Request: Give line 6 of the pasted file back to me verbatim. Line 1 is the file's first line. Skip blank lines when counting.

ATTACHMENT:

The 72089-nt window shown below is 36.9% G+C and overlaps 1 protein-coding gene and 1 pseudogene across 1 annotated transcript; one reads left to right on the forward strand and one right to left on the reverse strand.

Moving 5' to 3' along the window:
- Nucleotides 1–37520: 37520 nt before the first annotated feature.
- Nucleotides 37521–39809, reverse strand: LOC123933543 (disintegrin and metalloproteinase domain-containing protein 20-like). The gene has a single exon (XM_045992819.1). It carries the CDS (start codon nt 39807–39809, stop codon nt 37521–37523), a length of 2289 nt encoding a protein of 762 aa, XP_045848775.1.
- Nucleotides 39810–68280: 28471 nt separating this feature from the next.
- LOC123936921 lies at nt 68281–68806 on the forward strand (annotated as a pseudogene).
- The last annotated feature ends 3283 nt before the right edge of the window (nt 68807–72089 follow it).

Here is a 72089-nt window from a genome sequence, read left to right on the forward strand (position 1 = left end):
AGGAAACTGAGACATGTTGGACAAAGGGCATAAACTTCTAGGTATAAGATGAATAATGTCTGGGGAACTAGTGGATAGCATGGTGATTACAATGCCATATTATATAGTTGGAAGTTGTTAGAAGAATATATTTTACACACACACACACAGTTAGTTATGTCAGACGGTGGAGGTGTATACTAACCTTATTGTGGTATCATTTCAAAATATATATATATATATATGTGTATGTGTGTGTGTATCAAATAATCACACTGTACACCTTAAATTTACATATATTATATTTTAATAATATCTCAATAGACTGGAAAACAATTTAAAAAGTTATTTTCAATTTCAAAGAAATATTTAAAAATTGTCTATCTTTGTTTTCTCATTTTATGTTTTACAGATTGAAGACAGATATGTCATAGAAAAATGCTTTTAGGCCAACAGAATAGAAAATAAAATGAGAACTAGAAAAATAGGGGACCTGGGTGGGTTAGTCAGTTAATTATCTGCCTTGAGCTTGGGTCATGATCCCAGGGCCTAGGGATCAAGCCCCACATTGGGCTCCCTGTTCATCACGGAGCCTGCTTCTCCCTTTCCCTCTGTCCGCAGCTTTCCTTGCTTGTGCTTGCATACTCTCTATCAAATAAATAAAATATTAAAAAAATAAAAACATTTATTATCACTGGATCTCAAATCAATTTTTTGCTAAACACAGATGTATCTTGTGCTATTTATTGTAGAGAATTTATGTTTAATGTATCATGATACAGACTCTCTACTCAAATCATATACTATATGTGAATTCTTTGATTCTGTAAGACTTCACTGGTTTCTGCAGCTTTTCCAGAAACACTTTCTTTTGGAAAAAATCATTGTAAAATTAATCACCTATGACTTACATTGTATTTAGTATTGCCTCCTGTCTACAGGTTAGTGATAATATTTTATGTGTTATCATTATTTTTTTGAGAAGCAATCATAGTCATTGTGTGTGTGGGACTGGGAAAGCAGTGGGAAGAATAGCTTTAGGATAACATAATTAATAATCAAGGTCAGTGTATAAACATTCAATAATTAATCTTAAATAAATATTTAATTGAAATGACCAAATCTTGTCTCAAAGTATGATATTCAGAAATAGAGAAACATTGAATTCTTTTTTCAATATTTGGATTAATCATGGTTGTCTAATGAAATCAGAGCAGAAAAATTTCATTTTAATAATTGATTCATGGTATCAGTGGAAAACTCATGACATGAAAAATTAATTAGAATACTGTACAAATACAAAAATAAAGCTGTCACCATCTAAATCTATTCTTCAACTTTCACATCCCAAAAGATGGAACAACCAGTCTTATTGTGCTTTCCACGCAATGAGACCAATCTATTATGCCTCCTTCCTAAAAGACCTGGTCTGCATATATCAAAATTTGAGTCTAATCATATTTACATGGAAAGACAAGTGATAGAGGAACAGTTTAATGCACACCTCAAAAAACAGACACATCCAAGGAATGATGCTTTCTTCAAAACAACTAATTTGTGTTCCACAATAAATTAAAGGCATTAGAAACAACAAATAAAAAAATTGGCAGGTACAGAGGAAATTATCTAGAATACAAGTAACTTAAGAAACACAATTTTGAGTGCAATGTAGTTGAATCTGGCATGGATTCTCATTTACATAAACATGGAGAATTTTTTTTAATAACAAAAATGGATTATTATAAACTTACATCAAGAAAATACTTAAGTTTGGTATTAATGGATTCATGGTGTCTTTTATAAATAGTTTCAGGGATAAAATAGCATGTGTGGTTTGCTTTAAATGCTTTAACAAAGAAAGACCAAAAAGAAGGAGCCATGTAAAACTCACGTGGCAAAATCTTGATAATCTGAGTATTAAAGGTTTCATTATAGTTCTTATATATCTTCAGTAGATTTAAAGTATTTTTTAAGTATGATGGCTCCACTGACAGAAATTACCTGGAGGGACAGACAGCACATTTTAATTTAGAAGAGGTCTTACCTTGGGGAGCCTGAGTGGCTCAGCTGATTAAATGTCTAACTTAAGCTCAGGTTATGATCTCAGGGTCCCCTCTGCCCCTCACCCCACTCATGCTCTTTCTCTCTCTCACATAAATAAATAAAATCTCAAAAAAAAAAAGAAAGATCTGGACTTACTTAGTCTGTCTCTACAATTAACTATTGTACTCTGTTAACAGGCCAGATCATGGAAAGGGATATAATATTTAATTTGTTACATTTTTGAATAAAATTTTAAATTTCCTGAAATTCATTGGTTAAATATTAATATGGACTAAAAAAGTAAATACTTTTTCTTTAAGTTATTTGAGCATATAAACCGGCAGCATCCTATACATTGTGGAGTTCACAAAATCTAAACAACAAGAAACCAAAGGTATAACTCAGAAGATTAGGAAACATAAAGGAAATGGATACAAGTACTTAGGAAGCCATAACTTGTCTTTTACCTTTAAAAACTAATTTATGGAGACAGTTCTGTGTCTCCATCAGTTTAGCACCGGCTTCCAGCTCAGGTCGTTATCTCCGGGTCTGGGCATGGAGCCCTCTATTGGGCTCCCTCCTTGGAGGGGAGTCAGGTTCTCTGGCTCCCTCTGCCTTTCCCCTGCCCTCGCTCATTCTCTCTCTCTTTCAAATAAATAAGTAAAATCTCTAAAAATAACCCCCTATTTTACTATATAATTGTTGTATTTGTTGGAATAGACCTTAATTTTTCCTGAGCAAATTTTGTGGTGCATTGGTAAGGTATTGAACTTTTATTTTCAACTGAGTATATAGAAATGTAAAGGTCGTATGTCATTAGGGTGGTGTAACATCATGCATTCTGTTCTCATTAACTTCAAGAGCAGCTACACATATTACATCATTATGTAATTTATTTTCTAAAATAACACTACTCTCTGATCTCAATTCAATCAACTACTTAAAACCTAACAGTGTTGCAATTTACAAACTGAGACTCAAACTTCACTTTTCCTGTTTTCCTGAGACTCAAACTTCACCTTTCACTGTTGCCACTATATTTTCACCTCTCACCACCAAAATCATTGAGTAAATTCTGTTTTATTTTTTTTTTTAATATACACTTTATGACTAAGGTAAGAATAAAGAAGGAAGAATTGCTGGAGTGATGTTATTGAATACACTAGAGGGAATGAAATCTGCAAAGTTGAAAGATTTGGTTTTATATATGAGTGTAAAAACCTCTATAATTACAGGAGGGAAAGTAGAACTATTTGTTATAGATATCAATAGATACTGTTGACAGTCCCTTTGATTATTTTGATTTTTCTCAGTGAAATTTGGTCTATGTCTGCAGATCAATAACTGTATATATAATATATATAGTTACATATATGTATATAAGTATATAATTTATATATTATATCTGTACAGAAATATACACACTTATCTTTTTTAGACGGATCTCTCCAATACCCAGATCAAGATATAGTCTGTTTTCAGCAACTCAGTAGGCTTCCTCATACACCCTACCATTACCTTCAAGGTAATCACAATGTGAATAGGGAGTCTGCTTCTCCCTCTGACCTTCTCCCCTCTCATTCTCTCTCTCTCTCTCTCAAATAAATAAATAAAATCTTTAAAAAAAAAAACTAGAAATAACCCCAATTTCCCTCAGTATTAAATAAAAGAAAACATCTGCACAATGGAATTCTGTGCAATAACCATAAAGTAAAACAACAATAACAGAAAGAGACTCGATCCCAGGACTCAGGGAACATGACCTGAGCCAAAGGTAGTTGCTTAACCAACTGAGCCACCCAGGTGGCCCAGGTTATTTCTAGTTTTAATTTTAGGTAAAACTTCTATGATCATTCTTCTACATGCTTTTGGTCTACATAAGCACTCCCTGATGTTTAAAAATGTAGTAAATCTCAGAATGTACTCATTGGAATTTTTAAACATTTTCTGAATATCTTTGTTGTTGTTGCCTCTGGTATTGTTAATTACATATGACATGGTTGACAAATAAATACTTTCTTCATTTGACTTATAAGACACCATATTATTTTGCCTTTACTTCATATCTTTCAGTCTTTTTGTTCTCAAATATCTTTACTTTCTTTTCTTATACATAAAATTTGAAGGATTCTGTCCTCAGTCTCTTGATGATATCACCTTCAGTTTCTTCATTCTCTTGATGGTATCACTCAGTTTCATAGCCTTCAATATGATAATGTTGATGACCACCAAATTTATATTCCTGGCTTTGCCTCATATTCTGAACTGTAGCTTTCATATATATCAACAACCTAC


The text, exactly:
- LOC123936921 lies at nt 68281–68806 on the forward strand (annotated as a pseudogene).